stribution centers, where smaller vehicles were loaded for delivery to the compa ny's numerous points of sale. These, too, were operated by independent contracto rs who provided their own vehicles, often small pickups, and, given the realitie s of the Peruvian economy, were easy to find and easy to hire. Salesmen as well as deliverymen, they worked on commission, paid for the cases they carried, and could not return the ones that they did not sell. Plant locations were likely to be in rundown industrial parks where sites were v acant and rents were low. Advertising was so limited that for some time the mark eting personnel consisted of two sign painters putting up wall murals with the K ola Real logo. When Industrias Aaos finally began advertising on television, it hi red poorly paid freelancers who were said to have produced inferior quality comm ercials. Executives and managers, too, received salaries much below industry sta ndards. Furthermore, the company was not interested in sponsoring big attraction s such as soccer's America Cup, but rather only a few small local events. Expanding Northward: 1999-2004 Industrias Aaos made its first move outside Peru in 1999, when it spent $4 million to open in Valencia, Venezuela, with a plant capable of turning out 30 million liters a year. By 2003 this investment had reached $12 million to $15 million. T he company was distributing Kola Real and a second brand, Big Cola, in all of Ve nezuela, and had reached 12 percent market share, its original objective. ngel Aaos , the company's president, told Lucien O. Chauvin of Beverage World, "We are not interested in being market leaders. Our goal is to establish a solid share and maintain that." Ecuador was the next country to house an Aaos plant, in Michala. B y 2003, however, the company was nearing completion of a $3 million bottling pla nt in Guayaquil, the country's largest city. Kola Real and another Aaos brand, Sab or de Oro, said to look and taste somewhat like Inca Kola, had by then carved ou t an 8 percent market share. According to the company's figures in 2004, its mar ket share had reached 17 and 12 percent, respectively, in these two countries. I n Peru, where Kola Real was available in five flavors, it claimed 19 percent. The Aaos family had its eyes on a much bigger prize, Mexico, by far the largest Sp anish-American country and a market for soft drinks second only to the United St ates. Even the poorest Mexican families directed an average of 7.3 percent of th eir spending to carbonated beverages, according to a 2005 survey. Carlos and Art uro Aaos were sent in 2002 to oversee the operation, which was based in a new plan t in an industrial park outside Puebla, less than two hours by motor vehicle fro m Mexico City. They began with a single product, Big Cola in an economy sized 2. 6-liter bottle. Created by their brother ngel, a chemical engineer, Big Cola's sy rup had a less citric flavor than Kola Real and ingredients, including unrefined brown sugar, intended to make it intermediate in sweetness between Pepsi and Co ke. Once again, costs were kept low, with very few people at the no-frills corporate headquarters and not much in the way of advertising. Some 600 trucks were lease d to haul Big Cola from the Puebla-area plant to 24 distribution centers, from w hich 800 freelance sales personnel labored to distribute the product to 100,000 points of sale ranging from supermarkets to tiny country stores and tortilla sta nds. Within two years the company, by that time renamed Ajegroup (combining the prefixes of Aaos and Jer), had won about 5 percent of the Mexican soft drink market through its Ajemex subsidiary. It was offering Big Cola and First, a grapefruit flavored soda, in three sizes, including a 3.3-liter jumbo bottle. Pepsi Cola h ad been forced to cut its prices by 15 percent, and some of Coca-Cola's 16 bottl ers, which dominated the industry in Mexico, had followed suit. Coca-Cola did not take this incursion lying down. Some of its salespeople threat ened to stop deliveries to retailers who had Big Cola on their shelves. A federa l commission ruled that some of Coke's practices, such as exclusive contracts, w ere illegally designed to stem competition, and in 2005 it fined 15 Coke bottler s and distributors nearly $15 million. The Coca-Cola company then turned to indu cements, such as offering proprietors free life insurance policies, cooking oil, refrigerators, and cases of Coke if they would reject Big Cola. Most of its sal espeople were monitoring the retailers' nearly million Coke display coolers to m ake sure they did not stock rival brands.

In the midst of this heated competition, a valve in the Puebla plant failed, res ulting in the emission of dangerous quantities of carbon dioxide. Suspecting sab otage, executives of Ajemex created a "crisis manual" for supervisors and vendor s to counter unforeseen events. The firm's strategy for opening operations in a small community was to arrive unannounced and sign up retailers before the compe tition could adopt countermeasures. In stores, many times the competition no lon ger was about which brand sold more but which truck arrived first to sell. More Countries, More Products: 2005-07 In late 2005 Mexico was accounting for almost half of Ajegroup's sales. Ajemex's 3,000 delivery people were offering nine different products to 310,000 points o f sale, including Big Country, a juice line; Mega First in lemon, orange, and ap ple as well as grapefruit flavors; and Free World and Free World Light, flavored bottled water lightly carbonated and fortified with vitamins, antioxidants, and minerals. The company had five production plants covering every part of the cou ntry. Big Cola was believed to have won 10 percent of the market for carbonated beverages. Seventy percent of sales came from small stores, 20 percent from supe rmarkets, and the rest from dance halls, festivals, and large scale events. By the end of 2005 Ajegroup subsidiaries had implanted themselves throughout Cen tral America. Ajegroup had 15 plants, 98 distribution centers, and 720,000 point s of sale in Latin America. Then, in 2006, the group entered an Asian country, Thailand, where its affiliate , Ajethai, recorded sales of perhaps $50 million in its first year of producing Big Cola in Bangkok. Cambodia, Laos, and Vietnam were neighboring countries bein g explored for expansion by the parent company, as well as the area's giant, Chi na. Colombia became, in 2007, the next Latin American country to receive Ajegrou p's products. In Peru, Ajeper held about one-fifth of the soft drink market. Its Cielo brand o f bottled water, also marketed in Mexico, Venezuela, and Ecuador, accounted for 40 percent of a market which was enhanced when the government, at the beginning of 2007, dropped the 17 percent selective tax it had imposed on products in this sector. Other products included First and Sporade, a drink introduced in 2004, similar to Gatorade, but selling for only half the price. In 2007 Chip Fruit, a drink made of concentrated citrus juices that was being marketed in Ecuador, was introduced. Later in the year, Ajeper launched the parent company's first beer, named Franca, on a $35 million initial investment. The company, which unveiled roadway billboards featuring a noted Peruvian chef touting the product, was expe cting to win a 12 to 15 percent market share during 2008. In Mexico, Ajemex had been planning to introduce a beer named Big Chela since 20 05 but had been dissuaded by Mexico's Congress, which passed a law giving favora ble tax treatment to beer in returnable bottles. Companies entering the business and thus challenging the nation's two big brewers, Grupo Modelo, S.A. de C.V., and Fomento Econmico Mxico, S.A. de C.V. (Femsa), would either have to pay a highe r tax or add investment in bottle distribution, collection systems, and delivery vehicles to their start-up expenses. Ajegroup was producing beverages in 13 countries in 2007 and had 22 production p lants worldwide. Big Cola had annual production of 3.1 billion liters, of which Mexico alone accounted for 2.5 billion. Principal Subsidiaries Ajecuador (Ecuador); Ajecen (Costa Rica); Ajemaya (Guatemala); Ajemex (Mexico); Ajeper (Peru); Ajethai (Thailand); Ajeven (Venezuela). Principal Competitors Corporacin Jos R. Lindley S.A.; Fomento Econmico Mxico, S.A. de C.V.; Grupo Gemex S. A.; Peru Beverage Limited S.R.L; Pepsi Bottling Group, Inc.; Unin de Cerveceras Pe ruanas Backus y Johnston S.A.A. Further Reading Aldunate Montes, Felipe, "El fenmeno Aaos," AmricaEconoma, June 18-July 8, 2004, pp. 22-25. Aspin, Chris, "Big Cola, Soon Big Chela to Mix in Mexican Market," Banderas News , November 2005. "The Big War," Expansin, September 18, 2007.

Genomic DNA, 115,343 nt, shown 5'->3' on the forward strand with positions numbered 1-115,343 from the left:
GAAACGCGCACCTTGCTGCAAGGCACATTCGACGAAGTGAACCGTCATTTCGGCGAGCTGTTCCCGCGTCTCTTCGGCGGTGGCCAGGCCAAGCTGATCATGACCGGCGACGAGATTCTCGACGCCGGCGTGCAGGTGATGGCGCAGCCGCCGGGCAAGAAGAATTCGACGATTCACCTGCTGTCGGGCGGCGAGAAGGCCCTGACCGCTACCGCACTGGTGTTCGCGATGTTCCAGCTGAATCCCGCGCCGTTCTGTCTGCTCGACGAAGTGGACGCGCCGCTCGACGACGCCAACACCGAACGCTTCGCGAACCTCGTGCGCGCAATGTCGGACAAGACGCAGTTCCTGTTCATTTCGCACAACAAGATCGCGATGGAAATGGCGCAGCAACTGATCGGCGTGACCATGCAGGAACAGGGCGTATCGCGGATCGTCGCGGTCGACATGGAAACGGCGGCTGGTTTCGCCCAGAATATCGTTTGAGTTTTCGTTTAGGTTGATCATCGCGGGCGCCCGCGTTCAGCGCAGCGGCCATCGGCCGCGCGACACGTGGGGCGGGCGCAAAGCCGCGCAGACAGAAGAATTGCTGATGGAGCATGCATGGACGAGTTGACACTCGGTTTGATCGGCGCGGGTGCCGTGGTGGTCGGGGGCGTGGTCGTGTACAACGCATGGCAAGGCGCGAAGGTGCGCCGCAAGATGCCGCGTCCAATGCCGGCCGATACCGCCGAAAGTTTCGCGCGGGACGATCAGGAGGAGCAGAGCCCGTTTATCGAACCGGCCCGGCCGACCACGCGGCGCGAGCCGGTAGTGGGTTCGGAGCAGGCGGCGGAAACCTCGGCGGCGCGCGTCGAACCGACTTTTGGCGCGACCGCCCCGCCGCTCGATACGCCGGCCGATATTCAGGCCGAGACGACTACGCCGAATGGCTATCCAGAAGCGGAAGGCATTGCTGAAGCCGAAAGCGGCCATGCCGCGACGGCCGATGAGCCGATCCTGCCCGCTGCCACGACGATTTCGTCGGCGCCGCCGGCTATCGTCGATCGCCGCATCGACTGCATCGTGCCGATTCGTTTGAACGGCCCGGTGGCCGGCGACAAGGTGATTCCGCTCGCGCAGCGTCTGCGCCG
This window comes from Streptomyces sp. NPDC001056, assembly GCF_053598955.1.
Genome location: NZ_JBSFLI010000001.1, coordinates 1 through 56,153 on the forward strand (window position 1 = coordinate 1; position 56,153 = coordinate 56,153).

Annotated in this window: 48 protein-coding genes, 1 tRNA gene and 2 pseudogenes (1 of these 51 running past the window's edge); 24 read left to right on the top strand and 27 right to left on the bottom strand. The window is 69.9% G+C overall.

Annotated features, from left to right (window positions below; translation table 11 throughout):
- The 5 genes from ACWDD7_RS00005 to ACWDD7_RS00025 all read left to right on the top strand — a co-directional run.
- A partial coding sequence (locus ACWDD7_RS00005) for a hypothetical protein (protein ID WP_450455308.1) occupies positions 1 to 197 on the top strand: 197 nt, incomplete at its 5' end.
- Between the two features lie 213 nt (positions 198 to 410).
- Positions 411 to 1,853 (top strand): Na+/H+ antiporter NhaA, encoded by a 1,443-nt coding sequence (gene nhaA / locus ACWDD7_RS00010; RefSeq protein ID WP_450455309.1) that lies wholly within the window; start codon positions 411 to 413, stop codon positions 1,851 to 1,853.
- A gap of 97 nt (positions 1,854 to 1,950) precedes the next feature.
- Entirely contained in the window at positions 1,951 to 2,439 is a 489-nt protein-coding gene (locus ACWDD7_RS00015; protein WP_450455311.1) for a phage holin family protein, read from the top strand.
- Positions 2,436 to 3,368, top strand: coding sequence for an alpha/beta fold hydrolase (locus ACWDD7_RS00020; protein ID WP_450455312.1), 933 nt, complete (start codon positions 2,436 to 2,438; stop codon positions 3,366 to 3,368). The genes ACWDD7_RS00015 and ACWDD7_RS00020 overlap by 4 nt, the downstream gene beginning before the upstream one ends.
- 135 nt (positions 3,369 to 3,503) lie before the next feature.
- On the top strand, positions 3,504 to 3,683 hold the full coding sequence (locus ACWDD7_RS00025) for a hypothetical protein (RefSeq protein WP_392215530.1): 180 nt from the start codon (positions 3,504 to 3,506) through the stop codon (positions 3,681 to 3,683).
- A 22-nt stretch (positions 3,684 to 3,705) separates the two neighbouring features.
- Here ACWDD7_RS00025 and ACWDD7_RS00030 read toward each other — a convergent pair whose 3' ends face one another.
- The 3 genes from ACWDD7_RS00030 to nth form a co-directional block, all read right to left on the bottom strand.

Castillo Mireles, Ricardo, "In Mexico, Big Cola Is the Real Thing," Logistics To day, March 2004, p. 9. Celis Estrada, Dario, "Tiempo de negocios," Reforma, May 4, 2004, p. 4. Chauvin, Lucien O., "Cinderella Story in Peru," Beverage World, March 15, 2003, p. 67. ------, "Hydro Power," Beverage World, March 15, 2007, p. 4. "Cola down Mexico Way," Economist, October 13, 2003, pp. 69-70. Howard, Rebecca, and Robert Kozak, "Bubbling Economy Boosts Competition in Peru' s Beer Market," Dow Jones International News, October 24, 2007. Luhnow, David, and Chad Terhune, "A Low-Budget Cola Shakes Up Markets South of t he Border," Wall Street Journal, October 27, 2003, pp. A1, A18. "Soft Drinks and JR Lindley--Inca Cola the Rise of Non-global Brands," Latin Ame rican Economic and Business Report, March 20, 2001. Robert Halasz Big Cola marketing 2SEP Sources is about The Big Cola has strategy to aggressively push sales in Asia as its biggest sales contributor. In the past just five years, Big Cola has gained a 27% market share in cola drinks in Bangkok, and 22% for the whole country. So , the company estimates about 80% of Thai consumers drink Big Cola at least f our times a week. And , the AJE aimed to increase the sales contribution from As ia to 70% of Big Colas global sale, from 30% currently, within two years. About 7 0% of Big Colas business now comes from South America and the rest from Asia. Cur rently, AJE operates four factories for Big Cola in Asia: in Chon Buri, Ho Chi M inh City, Jakarta, and Pune, near Mumbai. In addition to Big Cola signed agreements as an official partner of four English Premier League football clubs Everton, Stoke City, West Bromwich Albion and Wig an Athletic for the coming season. The company believes the alliance will build its brand awareness in global markets, especially in Asia where the Premier Leag ue is popular. Personally, I think English Premier League football clubs is good activity becau se it is very good publicity of brand and these has interest worldwide.